linchpin

or lynch·pin

[ linch-pin ]
/ ˈlɪntʃˌpɪn /

noun

a pin inserted through the end of an axletree to keep the wheel on.
something that holds the various elements of a complicated structure together: The monarchy was the linchpin of the nation's traditions and society.

Origin of linchpin

First recorded in 1350–1400; unexplained alteration of Middle English linpin, lynspin, equivalent to lyns, linch, lens, Old English lynis “axle-pin, axletree” (cognate with German Lünse ) + pin pin
Dictionary.com Unabridged Based on the Random House Unabridged Dictionary, © Random House, Inc. 2020

VOCAB BUILDER

What does linchpin mean?

A linchpin is the person or thing that serves as the essential element in a complicated or delicate system or structure—the one that holds everything together.

This sense of linchpin is based on its original, literal meaning: an actual pin used to attach a wheel to the axle of a carriage or wagon to keep the wheel from falling off. It’s a good metaphor: a linchpin is someone or something that keeps the wheels from falling off of an operation—they keep the whole thing working. It can also be spelled lynchpin.

Example: Their point guard wasn’t their main scorer, but she was the linchpin to the team’s success, and they started to lose a lot of games after she was injured.

Where does linchpin come from?

The first records of linchpin come from the 1300s. It’s an alteration of the Middle English word lynspin, which came from a combination of the Old English lynis (the name for an axle-pin) and the word pin (which accurately describes both the shape and function of the object). Its metaphorical use wasn’t recorded until much later.

A literal linchpin may not be big, but without it, the wheel—and therefore the entire carriage—becomes useless. Similarly, a linchpin of a company or other organization is someone whose work is crucial to the work of everyone else. If they were to leave or quit, everything would fall apart. (The word kingpin is used in a similar way to refer to the most crucial or important part of something, or the chief of an organization, but a linchpin in a company isn’t necessarily the boss.)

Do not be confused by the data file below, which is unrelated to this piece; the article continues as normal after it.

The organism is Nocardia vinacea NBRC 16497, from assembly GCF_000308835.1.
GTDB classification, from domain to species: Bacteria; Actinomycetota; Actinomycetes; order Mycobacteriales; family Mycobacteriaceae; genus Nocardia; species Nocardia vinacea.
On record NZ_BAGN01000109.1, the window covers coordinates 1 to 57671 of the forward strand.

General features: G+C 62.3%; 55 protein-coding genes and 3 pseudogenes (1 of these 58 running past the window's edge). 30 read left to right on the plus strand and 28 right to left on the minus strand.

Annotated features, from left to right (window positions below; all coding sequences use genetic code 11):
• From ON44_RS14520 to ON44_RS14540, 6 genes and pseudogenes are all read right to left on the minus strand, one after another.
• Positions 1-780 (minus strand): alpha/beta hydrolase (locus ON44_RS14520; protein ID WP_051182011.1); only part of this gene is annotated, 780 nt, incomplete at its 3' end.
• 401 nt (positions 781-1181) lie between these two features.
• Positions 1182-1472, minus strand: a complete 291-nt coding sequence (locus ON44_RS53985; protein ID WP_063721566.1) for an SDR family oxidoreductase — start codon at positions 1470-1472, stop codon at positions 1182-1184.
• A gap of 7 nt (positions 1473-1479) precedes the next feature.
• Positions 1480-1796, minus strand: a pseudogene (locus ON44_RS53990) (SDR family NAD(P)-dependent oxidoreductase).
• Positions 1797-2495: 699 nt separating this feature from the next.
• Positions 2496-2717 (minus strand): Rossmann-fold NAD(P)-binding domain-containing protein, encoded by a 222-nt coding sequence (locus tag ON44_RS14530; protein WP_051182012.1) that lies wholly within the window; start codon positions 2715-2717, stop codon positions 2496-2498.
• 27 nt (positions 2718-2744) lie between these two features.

A linchpin isn’t always a person. It can be a group, institution, or any fundamental element of something. For example, the middle class is often called the linchpin of the economy. A linchpin in this sense is a lot like that one Jenga block that keeps the whole tower standing—pull it out and everything comes tumbling down.

Did you know ... ?

What are some other forms related to linchpin?

  • lynchpin (alternate spelling)

What are some synonyms for linchpin?

What are some words that share a root or word element with linchpin? 

What are some words that often get used in discussing linchpin?

How is linchpin used in real life?

People often used the word linchpin in observations about what they consider to be the most important element of an organization or structure, especially when it has collapsed or failed after that element was removed or weakened in some way.

 

 

Try using linchpin!

Is linchpin used correctly in the following sentence?

Having him as the spokesperson is the linchpin of the ad campaign—without him, it simply won’t work.

Example sentences from the Web for linchpin

British Dictionary definitions for linchpin

linchpin

lynchpin

/ (ˈlɪntʃˌpɪn) /

noun

a pin placed transversely through an axle to keep a wheel in position
a person or thing regarded as an essential or coordinating elementthe linchpin of the company

Word Origin for linchpin

C14 lynspin, from Old English lynis
Collins English Dictionary - Complete & Unabridged 2012 Digital Edition © William Collins Sons & Co. Ltd. 1979, 1986 © HarperCollins Publishers 1998, 2000, 2003, 2005, 2006, 2007, 2009, 2012